Squash’s Preppy Problem

March 3, 2013 - 6:03pm
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Article originally appears in the New York Times on Jan 18, 2013


I picked up squash when I was 8 because of a divorce — not my parents’ but that of a friend of theirs who stayed with us after being kicked out of his house by his wife. He must have lost his squash partners in the split, because he somehow persuaded my parents, both committed leftists, to do an unconventionally conventional thing — join the Heights Casino, a somewhat elitist, old racket club in Brooklyn Heights.

Illustration by Holly Wales
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Justin Nowell

Ivy Pochoda

The Brooklyn of the Heights Casino was not the bohemian and streetwise borough of Jonathan Lethem’s “Fortress of Solitude” or the offbeat intellectual world of Noah Baumbach’s “Squid and the Whale.” In my early days at the Casino, a few women wore elephant lapel pins in solidarity, one told me, “with my husband’s party.” They shopped at Ann Taylor and signed their kids up for ballroom dancing. This was Brooklyn as a true suburb of Manhattan, offering a more casual version of the country-club life of Greenwich or Rye.

It turned out that I was a natural at squash. Its geometry and hairbreadth precision appealed to me right off. Within two years of picking up a racket, I was spending my weekends traveling to tournaments at Ivy League colleges throughout the Northeast.

While my coaches spent hours teaching me how to develop my own strange, recklessly effective style, off the court I was being initiated into a mannered world of etiquette, propriety and convention. When I won my first national junior championship at 12, defeating another player from the Casino in the finals, my parents were discouraged from cheering because it was our club’s tradition that no one cheers when two Casino players compete against each other, not even if your kid is fighting to become the best 12-year-old in the entire nation. Not even then.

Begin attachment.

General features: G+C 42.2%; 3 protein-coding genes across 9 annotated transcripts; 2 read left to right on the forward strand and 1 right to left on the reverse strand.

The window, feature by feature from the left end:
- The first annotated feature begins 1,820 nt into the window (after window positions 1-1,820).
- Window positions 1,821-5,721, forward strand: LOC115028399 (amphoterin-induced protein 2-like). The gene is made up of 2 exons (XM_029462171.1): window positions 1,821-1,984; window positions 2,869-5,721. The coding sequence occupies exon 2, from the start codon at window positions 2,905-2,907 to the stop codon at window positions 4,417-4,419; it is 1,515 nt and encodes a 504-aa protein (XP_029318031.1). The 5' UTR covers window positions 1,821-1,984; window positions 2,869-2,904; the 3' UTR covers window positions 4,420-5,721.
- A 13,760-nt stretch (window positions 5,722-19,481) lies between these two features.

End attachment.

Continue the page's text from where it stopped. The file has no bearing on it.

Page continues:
Several years later I finally glimpsed a different sort of squash community — at the Tournament of Champions, a professional event held in the Winter Garden, a soaring glass atrium near Manhattan’s financial district. Unlike the prep-school kids I’d played on the American hardball circuit, many of the foreign-born players at the Tournament of Champions were, like me, lively, brutish and without emotional restraint on the court. Their gritty battles, frequently underscored by nationalistic pride, were thrilling. Notorious international incidents included a bloody head-butting and verbal abuse unleashed on referees that made John McEnroe’s outbursts seem like Hallmark greetings.

Here was what I had been missing: color, literally, of skin or of dress. The vibrancy went beyond the on-court activity to the entire panorama — the people cheering in the stands and the passers-by confused by the spectacle of two sweaty men performing high-speed geometry on the fly. Everything I’d been urged to keep inside as a junior player was finally being given room to breathe.

This week, the Tournament of Champions arrives in Grand Central Terminal, where thousands of commuters will pause in front of an enormous glass court, listening to the hollow pop of the ball. Of these thousands, most will move on quickly and few will ever experience squash again.

Squash in America seems encased in amber, a relic regarded by outsiders as something between a quirk and an affectation. For most people in North America it remains the buttoned-up game I played at the Heights Casino, not the magnificently athletic, artistic and brutally competitive sport now played in 185 countries worldwide.

Thankfully, there will be other faces watching in Grand Central: the disadvantaged kids from the city’s two thriving urban squash and education programs. For these kids the tournament is not a curiosity but a singular opportunity to meet the heroes of the game — players whom some of them admire as much as they do the stars of the N.B.A. and M.L.B.

It’s these students, who have come to the game with no knowledge of its old-fashioned conventions and no affiliation with its mannered culture, who are poised to breathe life back into squash in North America. They can translate the magic and tell you how amazingly cool it is to witness these professionals’ skills. I know, because it’s how I felt back at the Winter Garden — watching a vibrant sport, not a stuffy game in need of being sprung from its amber prison.

Ivy Pochoda is a four-time all-American squash player. Her second novel, “Visitation Street,” will be published this summer.